Invidual residences

CAROLINE LIGTHART

From Friday, 17 May 2019 to Monday, 27 May 2019

CAROLINE LIGTHART
Television researcher
Amsterdam

Bio

Caroline Ligthart is a freelance television researcher. Documentaries about looted art during World War II, traveling with Redmond O’Hanlon following the footsteps of 19th century explorers, or series about raising children; Caroline likes the diversity of the work. It all comes down to the same thing: interest in people. Why did they choose a certain lifestyle, why do they behave like they do, what are the consequences of deeds of your grandparents, etc.

Caroline explored a wide range of writing disciplines. Poetry, Theatre, Short Stories, Prose, Lyrics and Children’s books. She loves them all. But most impressive to her was to experience how children reacted to Tizzy get’s the cruncher, a cheery and optimistic book about having cancer. To be able to console and distract children with her creativity is something Caroline is very grateful for. She is a volunteer in hospitals, where she writes with children.

She received various literary prices for her work, and was nominated for the best female debute of 2011.

Caroline lives with great joy on her houseboat in the center of Amsterdam.

Project

My stay at Faber gives me the opportunity to experiment and explore different kinds of storylines to find out how I can best continue and give voice to my aspirations in writing for children. As Tizzy get’s the cruncher was totally written in one intuitive flow, I already experienced that with this book it works totally different. So at Faber I will continue to work on my plot, and apply a more structural way of working.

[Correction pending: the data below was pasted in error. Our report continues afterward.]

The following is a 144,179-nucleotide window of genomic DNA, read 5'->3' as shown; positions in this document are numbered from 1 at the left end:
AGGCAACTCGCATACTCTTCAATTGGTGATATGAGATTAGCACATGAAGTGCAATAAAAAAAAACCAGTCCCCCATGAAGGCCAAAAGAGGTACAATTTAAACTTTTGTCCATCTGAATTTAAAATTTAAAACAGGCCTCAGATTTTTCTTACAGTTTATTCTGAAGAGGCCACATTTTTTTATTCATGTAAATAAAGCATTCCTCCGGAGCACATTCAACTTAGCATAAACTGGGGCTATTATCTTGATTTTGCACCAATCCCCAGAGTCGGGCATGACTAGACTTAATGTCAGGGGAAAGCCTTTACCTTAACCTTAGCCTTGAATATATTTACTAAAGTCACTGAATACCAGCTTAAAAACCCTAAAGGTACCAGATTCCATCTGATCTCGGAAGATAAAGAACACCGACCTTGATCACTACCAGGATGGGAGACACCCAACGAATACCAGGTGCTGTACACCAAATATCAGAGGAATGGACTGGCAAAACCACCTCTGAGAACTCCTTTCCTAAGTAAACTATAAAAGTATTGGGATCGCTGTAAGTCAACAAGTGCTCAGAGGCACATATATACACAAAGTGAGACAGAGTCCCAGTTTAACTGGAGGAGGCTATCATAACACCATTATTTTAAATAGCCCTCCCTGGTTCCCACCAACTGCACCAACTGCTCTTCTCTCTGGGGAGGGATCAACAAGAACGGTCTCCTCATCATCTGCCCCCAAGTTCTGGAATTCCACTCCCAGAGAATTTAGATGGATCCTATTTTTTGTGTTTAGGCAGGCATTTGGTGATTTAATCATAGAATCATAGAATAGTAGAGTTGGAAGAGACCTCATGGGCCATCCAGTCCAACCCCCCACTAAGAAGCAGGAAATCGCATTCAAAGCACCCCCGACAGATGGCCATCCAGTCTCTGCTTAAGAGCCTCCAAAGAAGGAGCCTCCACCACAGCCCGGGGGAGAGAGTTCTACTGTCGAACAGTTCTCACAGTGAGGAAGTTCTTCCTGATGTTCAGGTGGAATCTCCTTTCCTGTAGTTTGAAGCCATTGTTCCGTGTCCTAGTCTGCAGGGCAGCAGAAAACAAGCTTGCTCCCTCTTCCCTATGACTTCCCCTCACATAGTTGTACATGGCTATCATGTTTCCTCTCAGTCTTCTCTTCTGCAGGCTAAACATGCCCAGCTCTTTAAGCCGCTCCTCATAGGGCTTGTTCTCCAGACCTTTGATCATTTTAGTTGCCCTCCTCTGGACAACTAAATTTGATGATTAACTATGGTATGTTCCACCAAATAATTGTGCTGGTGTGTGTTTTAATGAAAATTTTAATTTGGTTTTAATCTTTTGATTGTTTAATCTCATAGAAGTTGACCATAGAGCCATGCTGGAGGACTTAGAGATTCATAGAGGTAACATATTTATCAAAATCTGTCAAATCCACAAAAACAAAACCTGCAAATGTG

I miss

Getting up at seven to go for a swim in the pool, having a wonderful breakfast with the other early birds, the exchange of thoughts, going up to my desk in front of the window with the overwhelming view that 100% meets my needs of light and space, the fresh air blowing in from the open terrace door, writing my butt off though it feels like a holiday, going to the mountains to rethink my work, taking a different path every day – in my head, in the fields – coming back to a clean room, silently thanking the woman who takes the effort to do this for me, the Faber people who are there to help in every way, the results of my writing, going for a stroll in the afternoon, maybe to the city centre this time, up to the volcano, enjoying the overview – in heart, head and work – appreciating this gift that was given to me, joining the other writers at the table at eight, being able to eat delicious meals without having to do the grocery shopping, the cooking, the dishes, gathering together in the apartment to listen to a presentation from one of the others, discussing one another’s work, appreciating each other’s minds, hearing background stories about other countries, having an early night to be able to get up at 6.45 the next day to start all over again. But not before diving into the foam of the perfect bath-tub where I leave my day behind.

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